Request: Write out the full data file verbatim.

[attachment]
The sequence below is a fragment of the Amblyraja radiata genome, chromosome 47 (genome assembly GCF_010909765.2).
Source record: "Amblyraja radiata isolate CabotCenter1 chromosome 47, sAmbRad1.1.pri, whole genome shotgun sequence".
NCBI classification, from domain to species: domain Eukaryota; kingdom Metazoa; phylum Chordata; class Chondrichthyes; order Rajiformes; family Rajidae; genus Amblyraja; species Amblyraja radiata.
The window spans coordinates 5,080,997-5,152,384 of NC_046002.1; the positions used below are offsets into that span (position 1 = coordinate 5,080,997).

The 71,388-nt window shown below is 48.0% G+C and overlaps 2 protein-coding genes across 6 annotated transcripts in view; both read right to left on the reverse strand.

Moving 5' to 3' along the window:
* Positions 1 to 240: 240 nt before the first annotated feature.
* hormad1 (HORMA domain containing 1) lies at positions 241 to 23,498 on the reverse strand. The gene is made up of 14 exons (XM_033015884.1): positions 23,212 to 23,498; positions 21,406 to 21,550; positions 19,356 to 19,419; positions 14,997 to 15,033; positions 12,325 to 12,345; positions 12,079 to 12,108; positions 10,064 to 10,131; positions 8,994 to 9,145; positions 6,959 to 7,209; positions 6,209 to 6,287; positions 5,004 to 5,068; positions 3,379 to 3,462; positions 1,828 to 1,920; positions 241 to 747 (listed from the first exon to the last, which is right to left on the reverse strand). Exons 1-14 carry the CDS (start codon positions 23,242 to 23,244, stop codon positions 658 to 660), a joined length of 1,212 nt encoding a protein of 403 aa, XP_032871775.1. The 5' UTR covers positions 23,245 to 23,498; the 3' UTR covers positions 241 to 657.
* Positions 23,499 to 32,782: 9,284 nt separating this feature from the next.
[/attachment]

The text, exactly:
The sequence below is a fragment of the Amblyraja radiata genome, chromosome 47 (genome assembly GCF_010909765.2).
Source record: "Amblyraja radiata isolate CabotCenter1 chromosome 47, sAmbRad1.1.pri, whole genome shotgun sequence".
NCBI classification, from domain to species: domain Eukaryota; kingdom Metazoa; phylum Chordata; class Chondrichthyes; order Rajiformes; family Rajidae; genus Amblyraja; species Amblyraja radiata.
The window spans coordinates 5,080,997-5,152,384 of NC_046002.1; the positions used below are offsets into that span (position 1 = coordinate 5,080,997).

The 71,388-nt window shown below is 48.0% G+C and overlaps 2 protein-coding genes across 6 annotated transcripts in view; both read right to left on the reverse strand.

Moving 5' to 3' along the window:
* Positions 1 to 240: 240 nt before the first annotated feature.
* hormad1 (HORMA domain containing 1) lies at positions 241 to 23,498 on the reverse strand. The gene is made up of 14 exons (XM_033015884.1): positions 23,212 to 23,498; positions 21,406 to 21,550; positions 19,356 to 19,419; positions 14,997 to 15,033; positions 12,325 to 12,345; positions 12,079 to 12,108; positions 10,064 to 10,131; positions 8,994 to 9,145; positions 6,959 to 7,209; positions 6,209 to 6,287; positions 5,004 to 5,068; positions 3,379 to 3,462; positions 1,828 to 1,920; positions 241 to 747 (listed from the first exon to the last, which is right to left on the reverse strand). Exons 1-14 carry the CDS (start codon positions 23,242 to 23,244, stop codon positions 658 to 660), a joined length of 1,212 nt encoding a protein of 403 aa, XP_032871775.1. The 5' UTR covers positions 23,245 to 23,498; the 3' UTR covers positions 241 to 657.
* Positions 23,499 to 32,782: 9,284 nt separating this feature from the next.